Moral conflict is central to appealing narratives, but no methodology exists for computationally extracting moral conflict from narratives at scale. In this article, we present an approach combining tools from social network analysis and natural language processing with recent theoretical advancements in the Model of Intuitive Morality and Exemplars. This approach considers narratives in terms of a network of dynamically evolving relationships between characters. We apply this method in order to analyze 894 movie scripts encompassing 82,195 scenes, showing that scenes containing moral conflict between central characters can be identified using changes in connectivity patterns between network modules. Furthermore, we derive computational models for standardizing moral conflict measurements. Our results suggest that this method can accurately extract moral conflict from a diverse collection of movie scripts. We provide a theoretical integration of our method into the larger milieu of storytelling and entertainment research, illuminating future research trajectories at the intersection of computational communication research and media psychology.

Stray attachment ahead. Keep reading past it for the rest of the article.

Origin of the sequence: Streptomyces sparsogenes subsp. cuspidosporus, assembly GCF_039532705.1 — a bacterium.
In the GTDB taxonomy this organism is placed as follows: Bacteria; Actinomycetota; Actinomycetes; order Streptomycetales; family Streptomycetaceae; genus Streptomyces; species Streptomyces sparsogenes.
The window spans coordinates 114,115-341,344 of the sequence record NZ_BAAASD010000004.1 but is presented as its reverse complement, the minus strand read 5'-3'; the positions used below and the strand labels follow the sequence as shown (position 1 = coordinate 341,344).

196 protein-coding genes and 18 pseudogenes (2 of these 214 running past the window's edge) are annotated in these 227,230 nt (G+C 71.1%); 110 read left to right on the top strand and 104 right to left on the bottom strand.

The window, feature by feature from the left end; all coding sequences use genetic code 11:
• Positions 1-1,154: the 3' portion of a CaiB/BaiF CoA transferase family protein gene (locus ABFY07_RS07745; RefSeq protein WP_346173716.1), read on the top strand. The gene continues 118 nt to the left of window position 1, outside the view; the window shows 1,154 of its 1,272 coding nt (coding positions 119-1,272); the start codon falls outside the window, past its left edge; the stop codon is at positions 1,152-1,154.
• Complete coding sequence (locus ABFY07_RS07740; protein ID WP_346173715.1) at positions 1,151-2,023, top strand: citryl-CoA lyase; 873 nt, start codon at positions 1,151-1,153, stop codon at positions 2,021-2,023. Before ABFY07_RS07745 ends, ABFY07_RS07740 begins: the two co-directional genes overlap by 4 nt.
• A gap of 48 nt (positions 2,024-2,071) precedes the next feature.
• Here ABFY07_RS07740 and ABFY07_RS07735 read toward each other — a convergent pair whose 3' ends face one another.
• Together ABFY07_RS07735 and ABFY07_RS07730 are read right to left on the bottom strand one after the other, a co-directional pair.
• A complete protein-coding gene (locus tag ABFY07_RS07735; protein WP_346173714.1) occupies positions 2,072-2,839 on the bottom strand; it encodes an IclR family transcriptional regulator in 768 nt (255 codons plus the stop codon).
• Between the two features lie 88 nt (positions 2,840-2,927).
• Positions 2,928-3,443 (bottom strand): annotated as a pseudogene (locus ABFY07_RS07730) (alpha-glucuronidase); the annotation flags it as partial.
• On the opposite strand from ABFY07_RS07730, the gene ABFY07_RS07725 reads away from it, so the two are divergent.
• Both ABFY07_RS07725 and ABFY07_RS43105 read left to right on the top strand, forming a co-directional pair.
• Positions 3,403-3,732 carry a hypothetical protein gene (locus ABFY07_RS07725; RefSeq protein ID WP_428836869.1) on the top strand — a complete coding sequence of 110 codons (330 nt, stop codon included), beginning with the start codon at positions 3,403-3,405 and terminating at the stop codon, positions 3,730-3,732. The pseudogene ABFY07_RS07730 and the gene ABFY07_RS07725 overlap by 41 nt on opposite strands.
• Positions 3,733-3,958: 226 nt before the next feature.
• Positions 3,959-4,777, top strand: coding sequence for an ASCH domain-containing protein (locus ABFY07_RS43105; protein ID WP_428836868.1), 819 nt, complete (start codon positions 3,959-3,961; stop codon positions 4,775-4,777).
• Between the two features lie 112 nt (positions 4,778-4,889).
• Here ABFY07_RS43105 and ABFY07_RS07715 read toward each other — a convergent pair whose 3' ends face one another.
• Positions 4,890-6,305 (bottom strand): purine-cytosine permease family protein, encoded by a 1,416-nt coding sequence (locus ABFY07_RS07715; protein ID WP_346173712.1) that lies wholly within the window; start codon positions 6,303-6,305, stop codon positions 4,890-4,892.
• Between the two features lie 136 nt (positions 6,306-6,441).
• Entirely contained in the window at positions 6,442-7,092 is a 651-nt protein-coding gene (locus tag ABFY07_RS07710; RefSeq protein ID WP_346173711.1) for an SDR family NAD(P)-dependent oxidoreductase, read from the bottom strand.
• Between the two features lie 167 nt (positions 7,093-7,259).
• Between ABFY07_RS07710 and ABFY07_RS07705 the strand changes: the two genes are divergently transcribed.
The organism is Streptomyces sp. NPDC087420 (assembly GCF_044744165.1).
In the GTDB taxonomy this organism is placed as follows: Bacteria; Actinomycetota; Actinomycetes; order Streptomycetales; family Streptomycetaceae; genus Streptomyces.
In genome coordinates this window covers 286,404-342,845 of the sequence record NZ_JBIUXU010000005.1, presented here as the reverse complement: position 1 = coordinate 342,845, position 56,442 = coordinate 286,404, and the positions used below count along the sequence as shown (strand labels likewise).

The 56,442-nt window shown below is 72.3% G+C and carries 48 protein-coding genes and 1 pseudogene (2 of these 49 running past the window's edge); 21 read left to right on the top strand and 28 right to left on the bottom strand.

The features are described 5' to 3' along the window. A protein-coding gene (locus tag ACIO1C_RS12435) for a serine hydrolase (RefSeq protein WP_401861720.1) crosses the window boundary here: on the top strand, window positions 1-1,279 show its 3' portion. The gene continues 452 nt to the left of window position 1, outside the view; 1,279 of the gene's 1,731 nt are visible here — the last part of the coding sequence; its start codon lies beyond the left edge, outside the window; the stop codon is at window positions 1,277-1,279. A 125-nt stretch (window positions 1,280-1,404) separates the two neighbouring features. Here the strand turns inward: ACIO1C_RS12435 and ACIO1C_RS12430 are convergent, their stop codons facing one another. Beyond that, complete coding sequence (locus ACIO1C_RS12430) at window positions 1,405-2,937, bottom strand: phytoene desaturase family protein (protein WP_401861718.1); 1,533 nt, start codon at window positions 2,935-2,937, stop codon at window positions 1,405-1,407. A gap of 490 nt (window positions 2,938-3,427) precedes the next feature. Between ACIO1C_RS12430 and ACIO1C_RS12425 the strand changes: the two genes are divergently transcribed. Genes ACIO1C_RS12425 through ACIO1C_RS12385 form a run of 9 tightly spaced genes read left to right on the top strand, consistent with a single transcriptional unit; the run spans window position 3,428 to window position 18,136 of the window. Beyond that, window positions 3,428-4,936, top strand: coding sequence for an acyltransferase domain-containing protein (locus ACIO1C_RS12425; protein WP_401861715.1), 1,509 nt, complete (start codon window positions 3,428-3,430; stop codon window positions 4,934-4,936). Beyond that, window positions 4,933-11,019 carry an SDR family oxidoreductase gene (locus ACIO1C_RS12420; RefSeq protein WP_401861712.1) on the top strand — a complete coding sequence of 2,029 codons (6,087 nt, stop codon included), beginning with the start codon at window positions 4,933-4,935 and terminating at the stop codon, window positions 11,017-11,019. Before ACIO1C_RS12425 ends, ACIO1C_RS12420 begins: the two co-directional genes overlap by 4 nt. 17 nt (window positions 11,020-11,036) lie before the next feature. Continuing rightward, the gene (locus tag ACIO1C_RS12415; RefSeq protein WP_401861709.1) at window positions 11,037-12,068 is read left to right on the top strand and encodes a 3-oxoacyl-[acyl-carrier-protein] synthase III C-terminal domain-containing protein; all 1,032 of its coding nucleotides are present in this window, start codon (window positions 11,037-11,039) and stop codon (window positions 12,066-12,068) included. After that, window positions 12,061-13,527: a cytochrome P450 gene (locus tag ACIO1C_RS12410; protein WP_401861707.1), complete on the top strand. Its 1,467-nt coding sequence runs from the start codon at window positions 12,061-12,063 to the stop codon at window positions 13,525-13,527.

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© 2020 by the authors; licensee Cogitatio (Lisbon, Portugal).
- Computational narratology
- Graph learning
- Moral conflict
- Movie scripts
- Network science